When Jontavius Jacobs graduated from Harmony High School in Osceola County, he knew he wanted to become an engineer – but he thought his future was in biomedical engineering.
That is, until the summer of 2014, when he learned about NASA’s National Collegiate Aerospace Program through Valencia’s LSAMP program, a grant-funded program designed to encourage minority students to pursue STEM degrees.
Intrigued by the NASA program, Jontavius signed up for a six-week online course.
At the end of the course, he discovered he was eligible to participate in a week-long program at one of NASA’s four space flight centers – the Johnson Space Center in Houston; the Marshall Space Flight Center in Huntsville, Ala.; the John Glenn Space Flight Center in Dayton, Ohio; or the Jet Propulsion Lab in Pasadena, Calif.
But first, he had to submit a proposal for a mission to Mars – detailing what type of rocket he would choose, what the payload would contain, the number of astronauts he would send to Mars and, perhaps trickiest of all, he had to design a rover using CAD software.
Jontavius finished the proposal in fall 2014 and, in December of that year, was selected to travel to the weeklong program at Alabama’s Marshall Space Flight Center. There, he and five other teammates competed against seven other teams to build and design a rover using Lego Mindstorm kits.
“It was an awesome experience,” says Jontavius. “We had to build it, and then program it to get a rock sample and bring it back to a set location. Then we had to present our project.”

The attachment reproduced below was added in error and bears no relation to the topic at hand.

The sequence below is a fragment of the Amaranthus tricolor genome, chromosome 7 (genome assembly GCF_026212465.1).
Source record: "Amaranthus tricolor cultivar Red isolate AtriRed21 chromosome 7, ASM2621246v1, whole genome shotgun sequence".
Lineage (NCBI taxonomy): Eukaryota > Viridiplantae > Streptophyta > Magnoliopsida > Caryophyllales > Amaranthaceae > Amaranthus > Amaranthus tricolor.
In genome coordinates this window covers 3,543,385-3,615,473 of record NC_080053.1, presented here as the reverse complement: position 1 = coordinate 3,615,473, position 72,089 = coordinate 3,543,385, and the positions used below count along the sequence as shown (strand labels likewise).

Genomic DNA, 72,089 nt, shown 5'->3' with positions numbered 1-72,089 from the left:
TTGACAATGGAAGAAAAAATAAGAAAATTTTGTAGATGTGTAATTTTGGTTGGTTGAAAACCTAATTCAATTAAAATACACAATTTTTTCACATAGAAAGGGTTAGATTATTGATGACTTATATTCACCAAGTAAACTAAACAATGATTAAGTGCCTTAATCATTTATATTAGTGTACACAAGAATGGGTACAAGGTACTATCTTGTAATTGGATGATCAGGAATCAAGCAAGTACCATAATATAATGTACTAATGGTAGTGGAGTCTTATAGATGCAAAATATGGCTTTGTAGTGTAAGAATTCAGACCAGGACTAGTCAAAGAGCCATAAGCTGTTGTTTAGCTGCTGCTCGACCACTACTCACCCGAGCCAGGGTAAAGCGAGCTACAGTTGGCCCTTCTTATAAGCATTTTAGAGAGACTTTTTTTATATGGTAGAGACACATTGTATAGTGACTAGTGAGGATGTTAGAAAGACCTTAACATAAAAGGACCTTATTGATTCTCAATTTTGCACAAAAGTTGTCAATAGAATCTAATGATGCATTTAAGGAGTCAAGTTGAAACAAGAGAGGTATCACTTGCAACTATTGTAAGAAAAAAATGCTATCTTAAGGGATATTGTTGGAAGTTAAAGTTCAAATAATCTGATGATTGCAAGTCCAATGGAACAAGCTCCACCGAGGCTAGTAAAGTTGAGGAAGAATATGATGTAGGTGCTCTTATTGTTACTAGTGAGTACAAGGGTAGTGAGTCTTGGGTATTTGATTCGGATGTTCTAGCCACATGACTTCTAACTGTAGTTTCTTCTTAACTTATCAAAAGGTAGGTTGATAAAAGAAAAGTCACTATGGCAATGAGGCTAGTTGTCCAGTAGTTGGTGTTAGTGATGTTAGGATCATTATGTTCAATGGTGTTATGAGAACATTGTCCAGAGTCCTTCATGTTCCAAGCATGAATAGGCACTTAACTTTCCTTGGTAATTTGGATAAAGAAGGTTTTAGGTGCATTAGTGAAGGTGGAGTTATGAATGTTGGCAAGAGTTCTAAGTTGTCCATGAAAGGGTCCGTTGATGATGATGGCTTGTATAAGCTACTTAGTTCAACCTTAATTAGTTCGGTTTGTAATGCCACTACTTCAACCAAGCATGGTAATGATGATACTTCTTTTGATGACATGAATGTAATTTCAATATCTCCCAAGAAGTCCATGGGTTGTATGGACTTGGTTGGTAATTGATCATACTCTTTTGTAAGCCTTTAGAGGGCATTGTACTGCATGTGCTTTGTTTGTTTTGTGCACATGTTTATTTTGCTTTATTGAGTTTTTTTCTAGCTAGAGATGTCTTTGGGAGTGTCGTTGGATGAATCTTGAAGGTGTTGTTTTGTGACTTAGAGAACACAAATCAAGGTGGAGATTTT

Inspired by the experience at NASA, Jontavius switched his career goal – from biomedical engineering to aerospace engineering.
“This program was a big deal for me,” he says. “I’m pretty heavily involved at Valencia” – serving as an officer in Phi Theta Kappa and the Model United Nations club. “But engineering-wise, it was still a little blurry for me. I wasn’t sure where I was going with engineering. But this program really crystallized my engineering path.”
After his experience at Marshall Space Flight Center, Jontavius participated in a job-shadowing experience at Kennedy Space Center. For a week, he drove an hour each day to Cape Canaveral – and initially, he wondered if the drive and the gas money was worth it.
He soon found out.
After spending a week with aerospace engineers, going to all their meetings, sitting in with them at work, they encouraged him to apply for a NASA internship. He landed one, and spent most of the summer of 2016, interning at Kennedy Space Center.
This fall, he got the chance to present a poster –about the history of Mars exploration – at Louis Stokes Midwest Center of Excellence conference, held in late October in Illinois. “I was nervous, but confident, because I knew the material. I almost lost my voice because so many people came up to my booth – and I had to present again and again.”
Now Jontavius, who’s 23, has set his sights on earning his bachelor’s degree in aerospace engineering – and is waiting to hear if he’s been accepted at his four target universities: University of Colorado at Boulder; University of Maryland at College Park; University of Illinois and the University of Central Florida.
“They’re all top 10 aerospace engineering programs, so I’m waiting to see where I get in. But I love cold weather, so I’m kind of hoping for Colorado.”
About Louis Stokes Alliances for Minority Participation (LSAMP)
Valencia College has joined with Seminole State College and Lake-Sumter State College as part of a National Science Foundation partnership under the Louis Stokes Alliances for Minority Participation (LSAMP) Program. Together, Valencia and the two other state colleges are working to broaden the participation of under-represented minorities in science, technology, engineering, and mathematics (STEM) education in Central Florida. Part of the mission, funded by a three-year grant, is to support students, increase their success, and provide students in the program with academic, skills development, and mentoring opportunities.